I was obligated to attend a band rehearsal on Friday night and Saturday. The two day rehearsal was a cheaper alternative to the band camp they had last year but which I dodged in favour of music teaching and then an Xterra half marathon. The goal of the rehearsals are to polish up the music for the Wind Band Festival being held later in the year.
This time round I dodged the second half the Friday evening rehearsal for some salsa dancing (it was so cold on the way home that the frost indicator came on on the Triumph) and then the Saturday morning for music teaching. I had no excuses for Saturday from 3:30pm till 9pm.
That being said, it was a worthwhile rehearsal from an ensemble point of view. I didn’t personally gain much musically and I’ll admit that I was fairly resentful having to use up my Saturday solely for music (and delaying progress on my software side project). However, there was one thing, strangely, that was intriguing and it came from an unlikely source.
We had a chorale tutorial.
That’s right, the band had a crash course in choir singing with the North Shore Chorale’s musical director because someone had the bright idea for the band to sing a portion of Satoshi Yagisawa’s Hymn to the Sun with the Beat of the Mother Earth in 4-part harmony.
It was educational, despite me not being fussed on choir singing, but there was one gem of info about breathing that especially stood out; something that explained what I’ve struggled to teach (or at least demonstrate) to my students.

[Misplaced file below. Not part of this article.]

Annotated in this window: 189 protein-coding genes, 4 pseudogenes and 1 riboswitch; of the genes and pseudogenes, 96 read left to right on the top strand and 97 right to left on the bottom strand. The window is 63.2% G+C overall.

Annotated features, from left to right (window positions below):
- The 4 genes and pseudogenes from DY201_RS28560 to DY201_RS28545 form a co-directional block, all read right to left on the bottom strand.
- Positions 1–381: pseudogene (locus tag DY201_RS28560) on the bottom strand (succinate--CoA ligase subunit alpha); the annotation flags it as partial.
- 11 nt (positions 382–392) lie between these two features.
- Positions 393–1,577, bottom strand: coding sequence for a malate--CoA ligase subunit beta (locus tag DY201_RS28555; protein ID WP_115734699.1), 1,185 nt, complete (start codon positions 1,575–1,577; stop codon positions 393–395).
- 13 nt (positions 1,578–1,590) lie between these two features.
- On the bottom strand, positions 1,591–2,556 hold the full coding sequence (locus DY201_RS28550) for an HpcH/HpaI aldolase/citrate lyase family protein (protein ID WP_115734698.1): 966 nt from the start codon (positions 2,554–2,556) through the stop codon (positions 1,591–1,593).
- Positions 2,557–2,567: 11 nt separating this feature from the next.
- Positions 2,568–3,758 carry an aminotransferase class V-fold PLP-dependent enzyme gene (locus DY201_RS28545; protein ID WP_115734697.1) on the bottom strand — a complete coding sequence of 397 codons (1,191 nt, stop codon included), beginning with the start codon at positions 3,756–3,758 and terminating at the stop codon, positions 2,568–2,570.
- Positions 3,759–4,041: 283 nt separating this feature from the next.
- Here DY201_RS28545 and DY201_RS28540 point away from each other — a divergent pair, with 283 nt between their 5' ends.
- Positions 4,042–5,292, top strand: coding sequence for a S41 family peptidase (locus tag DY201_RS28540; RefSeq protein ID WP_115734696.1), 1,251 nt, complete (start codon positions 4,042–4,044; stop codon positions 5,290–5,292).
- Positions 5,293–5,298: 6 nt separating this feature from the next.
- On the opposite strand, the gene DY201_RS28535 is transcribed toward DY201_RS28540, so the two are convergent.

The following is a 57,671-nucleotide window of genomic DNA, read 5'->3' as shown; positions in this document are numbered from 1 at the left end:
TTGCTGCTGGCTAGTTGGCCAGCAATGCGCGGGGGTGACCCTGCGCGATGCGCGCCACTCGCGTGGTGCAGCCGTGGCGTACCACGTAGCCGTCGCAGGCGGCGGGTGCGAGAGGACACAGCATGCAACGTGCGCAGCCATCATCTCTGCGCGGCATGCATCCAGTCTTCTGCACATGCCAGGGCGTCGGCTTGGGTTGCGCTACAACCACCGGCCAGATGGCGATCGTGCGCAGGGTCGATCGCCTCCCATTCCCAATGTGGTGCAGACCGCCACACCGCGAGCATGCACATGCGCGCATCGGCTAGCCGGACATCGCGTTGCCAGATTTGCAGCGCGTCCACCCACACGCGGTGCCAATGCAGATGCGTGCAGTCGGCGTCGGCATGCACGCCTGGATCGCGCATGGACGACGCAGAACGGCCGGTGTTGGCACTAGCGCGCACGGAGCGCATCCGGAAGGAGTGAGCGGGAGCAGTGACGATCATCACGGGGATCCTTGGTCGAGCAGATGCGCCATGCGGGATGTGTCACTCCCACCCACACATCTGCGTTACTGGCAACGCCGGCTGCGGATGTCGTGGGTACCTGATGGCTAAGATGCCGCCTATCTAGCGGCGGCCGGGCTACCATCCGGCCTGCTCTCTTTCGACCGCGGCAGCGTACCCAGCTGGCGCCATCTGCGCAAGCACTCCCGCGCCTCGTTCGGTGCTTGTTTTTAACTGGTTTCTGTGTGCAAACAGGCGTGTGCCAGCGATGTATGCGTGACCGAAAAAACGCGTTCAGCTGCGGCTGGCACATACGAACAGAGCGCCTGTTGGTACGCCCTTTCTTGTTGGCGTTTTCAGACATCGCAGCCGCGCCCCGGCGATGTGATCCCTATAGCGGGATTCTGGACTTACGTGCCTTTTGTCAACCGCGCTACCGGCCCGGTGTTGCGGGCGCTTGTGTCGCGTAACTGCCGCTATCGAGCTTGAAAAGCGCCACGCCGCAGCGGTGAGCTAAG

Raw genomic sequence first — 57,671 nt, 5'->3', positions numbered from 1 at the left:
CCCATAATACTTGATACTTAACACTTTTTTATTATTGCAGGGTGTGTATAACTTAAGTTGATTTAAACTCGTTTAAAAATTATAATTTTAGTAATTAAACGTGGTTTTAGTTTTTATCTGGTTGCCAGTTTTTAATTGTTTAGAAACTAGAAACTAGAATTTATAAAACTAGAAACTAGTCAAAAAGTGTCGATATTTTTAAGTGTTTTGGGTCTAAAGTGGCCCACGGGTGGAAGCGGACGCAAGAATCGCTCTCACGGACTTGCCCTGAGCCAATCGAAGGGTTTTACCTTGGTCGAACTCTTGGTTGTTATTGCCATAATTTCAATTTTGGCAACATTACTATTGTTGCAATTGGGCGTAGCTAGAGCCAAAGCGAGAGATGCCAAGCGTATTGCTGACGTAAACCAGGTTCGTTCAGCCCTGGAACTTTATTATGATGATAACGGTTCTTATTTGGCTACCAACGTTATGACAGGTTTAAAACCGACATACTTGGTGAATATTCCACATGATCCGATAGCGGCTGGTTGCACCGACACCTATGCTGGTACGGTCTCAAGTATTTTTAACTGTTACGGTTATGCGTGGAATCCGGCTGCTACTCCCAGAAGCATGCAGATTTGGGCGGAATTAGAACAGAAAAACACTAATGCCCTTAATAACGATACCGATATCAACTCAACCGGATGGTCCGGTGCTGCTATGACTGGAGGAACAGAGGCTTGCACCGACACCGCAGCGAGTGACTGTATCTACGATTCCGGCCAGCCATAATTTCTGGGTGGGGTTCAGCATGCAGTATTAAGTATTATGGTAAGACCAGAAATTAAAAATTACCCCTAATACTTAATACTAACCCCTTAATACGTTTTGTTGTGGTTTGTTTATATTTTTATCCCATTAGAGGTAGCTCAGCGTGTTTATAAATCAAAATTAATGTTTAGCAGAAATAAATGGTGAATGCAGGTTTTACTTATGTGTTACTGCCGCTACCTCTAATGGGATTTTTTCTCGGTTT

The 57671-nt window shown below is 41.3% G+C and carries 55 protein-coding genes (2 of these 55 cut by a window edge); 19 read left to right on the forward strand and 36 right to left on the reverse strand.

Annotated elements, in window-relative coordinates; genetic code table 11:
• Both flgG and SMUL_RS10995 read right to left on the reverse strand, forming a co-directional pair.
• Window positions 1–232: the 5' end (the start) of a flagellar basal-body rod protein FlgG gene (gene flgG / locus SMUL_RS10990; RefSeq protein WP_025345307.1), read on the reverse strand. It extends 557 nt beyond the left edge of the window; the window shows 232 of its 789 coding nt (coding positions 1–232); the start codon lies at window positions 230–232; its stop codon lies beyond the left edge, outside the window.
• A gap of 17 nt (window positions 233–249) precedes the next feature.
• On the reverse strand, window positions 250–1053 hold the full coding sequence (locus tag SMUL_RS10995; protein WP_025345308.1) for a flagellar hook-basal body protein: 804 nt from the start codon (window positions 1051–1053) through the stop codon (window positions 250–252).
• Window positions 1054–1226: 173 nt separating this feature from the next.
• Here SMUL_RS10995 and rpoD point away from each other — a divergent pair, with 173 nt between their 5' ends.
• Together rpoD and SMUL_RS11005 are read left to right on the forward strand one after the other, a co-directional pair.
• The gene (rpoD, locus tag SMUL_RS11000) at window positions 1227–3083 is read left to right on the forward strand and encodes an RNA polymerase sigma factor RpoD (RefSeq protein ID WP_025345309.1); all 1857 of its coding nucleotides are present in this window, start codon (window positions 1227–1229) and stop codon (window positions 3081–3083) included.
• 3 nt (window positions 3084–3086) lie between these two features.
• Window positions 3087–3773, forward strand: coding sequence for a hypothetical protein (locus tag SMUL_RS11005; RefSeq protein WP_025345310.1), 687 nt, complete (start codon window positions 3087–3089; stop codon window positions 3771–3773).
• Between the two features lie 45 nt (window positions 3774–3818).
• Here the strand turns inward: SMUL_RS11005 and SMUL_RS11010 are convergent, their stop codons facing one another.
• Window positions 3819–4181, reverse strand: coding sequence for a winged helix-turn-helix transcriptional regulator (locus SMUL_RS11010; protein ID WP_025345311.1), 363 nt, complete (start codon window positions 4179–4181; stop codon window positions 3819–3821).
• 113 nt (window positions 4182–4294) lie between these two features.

- Start with your lungs at a neutral air capacity by doing a normal exhale.
- Push out all the air from your lungs until you have next to zero air left in them (go SSSsssssss if you want).
- Hold your lungs at that complete vacuum-sucked-state for a bit.
- Hold it…
- Hold it…
The result should be a sudden expansion of the lungs as air fills the vacuum.
Here’s the thing, you never actually took a breath, you merely used the elastic energy of your lungs to do all the work for you. This is how an advanced wind player breathes so much faster than a student; they’ve pushed out so much air while playing a phrase that the lungs naturally (and quite rapidly) suck in the air for the next phrase. There’s never a ‘breath’.
A beginner student will often take a breath so that they take their lungs from a neutral lung expansion to an even greater expansion. What they should be aiming to do is training themselves to get used to using up the air already in their lungs and then let their next ‘breath’ really just fill their lungs back up to the neutral position. Physically this can be an odd concept that doesn’t come naturally to them.
I’ve been explaining the lungs’ elasticity for breathing for a long time. What I didn’t have was a prescriptive way of getting the student to try out the concept themselves in such a way that they’d truly get it. This was a great tip.
It just goes to show that wind players are just singers with an instrument suck in their mouths.